pain medications

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Author:
kimiko
ID:
275035
Filename:
pain medications
Updated:
2014-05-22 00:32:58
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170b
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  1. what is the primary function of pain?
    protection
  2. types of peripheral pain receptors
    • mechanical
    • thermal
    • polymodal receptors
  3. what are the majority of cutaneous nociceptors?
    nociceptors
  4. what is the pain pathway?
    nociceptor--> primary afferent--> spinal cord projection neuron--> thalamic neuron--> cortex
  5. what is substance P?
    sorta a neurotransmitter that activates pain receptors
  6. what substances are released from damaged cells?
    proteases, ATP, H+
  7. what is released from activated immune cells?
    cytokines, prostaglanidins, serotonin, histamine, H+
  8. what is the result of activated immune cells?
    inflammation
  9. does the body produce endogenous opioids?
    yes
  10. what is endorphins?
    endogenous opioid (morphine)
  11. what does naloxone do?
    it is an opioid antagonist (blocks opioid receptors)
  12. what does endorphins do in the brain?
    • analgesic characteristics of morphine in the brain
    • also have behavioral effaces and neurotransmitter/neuromodulator functions
  13. what are the different types of endogenous opioids?
    • enkephalins
    • beta endorphine 31 amino acids
    • dynorphin 17 amino acids
  14. how are endorphins synthesized?
    formed from pro-endorphins peptides in the cell body and transported to the nerve terminal where they are cleaved by specific proteases
  15. what is the precursor for pro-olio-melanocortin?
    • b-endorphin precursor
    • what is the precursor for proenkephalin A?
    • met-and leu-enkephalin precursor
  16. what is the precursor for proenkephalin B (prodynorphin)?
    dynorphin and a-neoendorphin precursor
  17. where are opioidergic neurons concentrated in?
    the ventral segmental area of the hypothalamus
  18. where is beta-endorphin found?
    in the pituitary gland
  19. what are the post-synaptic GPCR receptors for beta-endorphins?
    mu, kappa, delta (or gamma)
  20. what are mu receptors activated by?
    morphine -analgesia
  21. what is the primary action site of all opioids?
    mu
  22. where are mu receptors located (distributed)
    CNS and GI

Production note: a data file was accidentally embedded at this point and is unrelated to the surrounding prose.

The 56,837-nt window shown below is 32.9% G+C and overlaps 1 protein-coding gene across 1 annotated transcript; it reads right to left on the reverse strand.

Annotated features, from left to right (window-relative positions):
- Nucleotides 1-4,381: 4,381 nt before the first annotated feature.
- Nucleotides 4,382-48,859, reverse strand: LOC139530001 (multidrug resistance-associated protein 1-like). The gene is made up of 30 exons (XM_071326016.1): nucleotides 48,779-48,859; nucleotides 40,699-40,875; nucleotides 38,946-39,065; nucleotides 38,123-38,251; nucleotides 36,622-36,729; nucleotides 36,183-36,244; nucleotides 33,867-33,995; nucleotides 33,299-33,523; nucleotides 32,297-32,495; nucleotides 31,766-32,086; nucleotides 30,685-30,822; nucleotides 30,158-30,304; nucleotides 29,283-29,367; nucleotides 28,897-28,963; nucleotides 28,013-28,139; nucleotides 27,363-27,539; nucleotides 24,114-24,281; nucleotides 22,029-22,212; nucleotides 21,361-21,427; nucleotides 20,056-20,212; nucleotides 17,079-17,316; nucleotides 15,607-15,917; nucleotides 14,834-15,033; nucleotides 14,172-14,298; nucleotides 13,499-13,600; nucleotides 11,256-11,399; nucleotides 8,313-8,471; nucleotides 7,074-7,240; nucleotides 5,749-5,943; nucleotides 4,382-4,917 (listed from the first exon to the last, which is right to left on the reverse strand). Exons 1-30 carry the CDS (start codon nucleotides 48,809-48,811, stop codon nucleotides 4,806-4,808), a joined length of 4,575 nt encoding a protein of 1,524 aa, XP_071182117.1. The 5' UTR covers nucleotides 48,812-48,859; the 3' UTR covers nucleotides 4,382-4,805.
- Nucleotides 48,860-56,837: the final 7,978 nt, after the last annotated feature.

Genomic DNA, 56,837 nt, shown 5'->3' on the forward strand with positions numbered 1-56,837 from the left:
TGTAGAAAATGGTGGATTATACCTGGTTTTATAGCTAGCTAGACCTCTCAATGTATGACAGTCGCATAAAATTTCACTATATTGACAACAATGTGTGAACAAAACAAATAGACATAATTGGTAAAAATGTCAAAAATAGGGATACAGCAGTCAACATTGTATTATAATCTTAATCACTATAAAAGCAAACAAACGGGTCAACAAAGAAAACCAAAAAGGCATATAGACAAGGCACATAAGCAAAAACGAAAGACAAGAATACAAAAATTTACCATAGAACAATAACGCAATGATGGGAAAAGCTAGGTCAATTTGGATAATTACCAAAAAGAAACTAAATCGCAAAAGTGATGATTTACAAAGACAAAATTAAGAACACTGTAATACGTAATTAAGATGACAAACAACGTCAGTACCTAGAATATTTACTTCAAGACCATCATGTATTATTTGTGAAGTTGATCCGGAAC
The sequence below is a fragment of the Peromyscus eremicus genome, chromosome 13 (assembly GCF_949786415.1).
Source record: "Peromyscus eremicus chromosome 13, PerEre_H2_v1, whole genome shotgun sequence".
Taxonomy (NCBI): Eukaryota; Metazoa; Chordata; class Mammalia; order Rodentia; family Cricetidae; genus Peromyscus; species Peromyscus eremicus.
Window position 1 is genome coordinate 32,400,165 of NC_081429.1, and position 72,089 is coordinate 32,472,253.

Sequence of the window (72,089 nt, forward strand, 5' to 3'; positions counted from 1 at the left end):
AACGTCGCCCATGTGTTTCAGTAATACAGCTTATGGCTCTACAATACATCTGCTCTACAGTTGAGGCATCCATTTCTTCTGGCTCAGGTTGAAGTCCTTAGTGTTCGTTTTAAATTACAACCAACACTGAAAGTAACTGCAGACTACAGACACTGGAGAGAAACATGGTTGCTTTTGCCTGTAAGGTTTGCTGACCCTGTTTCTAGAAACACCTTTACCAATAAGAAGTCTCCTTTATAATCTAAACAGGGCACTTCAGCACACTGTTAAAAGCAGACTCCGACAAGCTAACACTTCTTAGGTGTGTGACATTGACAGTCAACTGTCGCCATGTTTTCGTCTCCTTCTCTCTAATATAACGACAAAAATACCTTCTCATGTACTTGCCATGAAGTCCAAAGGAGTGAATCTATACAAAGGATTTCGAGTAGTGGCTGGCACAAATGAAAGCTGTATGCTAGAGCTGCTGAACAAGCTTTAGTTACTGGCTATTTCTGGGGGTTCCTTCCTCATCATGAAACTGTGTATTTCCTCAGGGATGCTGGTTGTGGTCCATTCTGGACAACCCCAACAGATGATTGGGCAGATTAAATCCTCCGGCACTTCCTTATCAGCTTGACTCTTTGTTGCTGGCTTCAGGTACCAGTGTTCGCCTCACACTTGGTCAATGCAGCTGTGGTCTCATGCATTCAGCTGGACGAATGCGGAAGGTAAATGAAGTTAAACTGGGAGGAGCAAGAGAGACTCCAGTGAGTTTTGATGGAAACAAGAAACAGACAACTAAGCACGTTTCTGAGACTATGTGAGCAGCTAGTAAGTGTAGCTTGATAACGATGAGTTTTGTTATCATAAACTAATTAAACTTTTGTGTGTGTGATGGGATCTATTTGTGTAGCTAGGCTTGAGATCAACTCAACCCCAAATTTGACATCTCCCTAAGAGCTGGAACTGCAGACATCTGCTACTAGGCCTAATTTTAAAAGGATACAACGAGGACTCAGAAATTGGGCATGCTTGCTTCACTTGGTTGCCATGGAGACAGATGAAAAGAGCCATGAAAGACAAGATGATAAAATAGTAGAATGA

23. where is the kappa receptor's analgesia produced?
    spinal
  24. activation of which receptor causes dysphoria?
    kappa
  25. what do the endorphin-containing neurons in the dorsal horns release?
    enkephalin
  26. what inhibits the release of substance P?
    enkephalins and dynorphins
  27. what hormone is released from a descending pathway from the locus coeruleus?
    norepinepherine
  28. what hormone is released from a descending pathway that begins at the raphe nucleus?
    serotonin
  29. What do NE and serotonin induce the release of?
    opioid peptides (enkephalins and dynorphins)
  30. what propagates the pain signal?
    the release of substance P
  31. which hormones prevent the transmission of the pain signal by inhibiting the release of substance P?
    enkephalins and dynorphin
  32. where do Alpha2 agonists work for analgesic effect?
    brain and dorsal horn
  33. where do local anesthetics work for analgesic effect?
    peripheral nociceptors, peripheral nerves, dorsal horn, brain
  34. where do opioids work for analgesic effect?
    brain and the dorsal horn
  35. what are opioid analgesics used for?
    • euphoria
    • analgesia
    • sedation
    • relief from diarrhea
    • cough suppression
  36. what receptors do opioid alagesics activate?
    mu and kappa
  37. what does naloxone do?
    blocks the activation of mu and kappa receptors (antagonist)
  38. what are the secondary pharmacologic actions of opioids?
    • treatment for cognition and emotion
    • causes nausea and vomiting
    • causes peripheral vasodilation
    • increases mitosis
    • pinpoint pupils
    • histamine release = flushing/red eyes
    • constipation b/c decreased gastric motility
    • depresses respiratory system
    • depress cough
    • low body temp
    • lowered FSH, LH, ACTH
    • not hungry
  39. what happens when you overdose on opioids?
    • respiratory depression
    • circulatory depression
    • constricted pupils
    • convulsions
    • arrythmias
    • pulmonary edema
    • decreased reflexes
  40. how do you treat opioid overdose?
    naloxone
  41. what is the mechanism for opioid tolerance?
    • receptor sensitization and down regulation
    • second messenger system alterations
    • negative feedback suppressing antinociceptive circuits
    • enhanced activity of pronociceptive circuits
  42. what is the mechanism for creating opioid dependence?
    opioids activate presynaptic opioid receptors on the GABA neurons which inhibits the release of GABA in ventral segmental area. Inhibiting GABA allows for dopaminergic neurons to fire more vigorously because GABA normally inhibits dopaminergic cells. Dopamine in the nucleus accumbens is intensely pleasurable.
  43. what the treatment for opioid dependence?
    • methadone produces a longer but less stressful withdrawal.
    • clonidine is an alpha 2 agonist that can alleviate many of the symptoms of opioid withdrawal.

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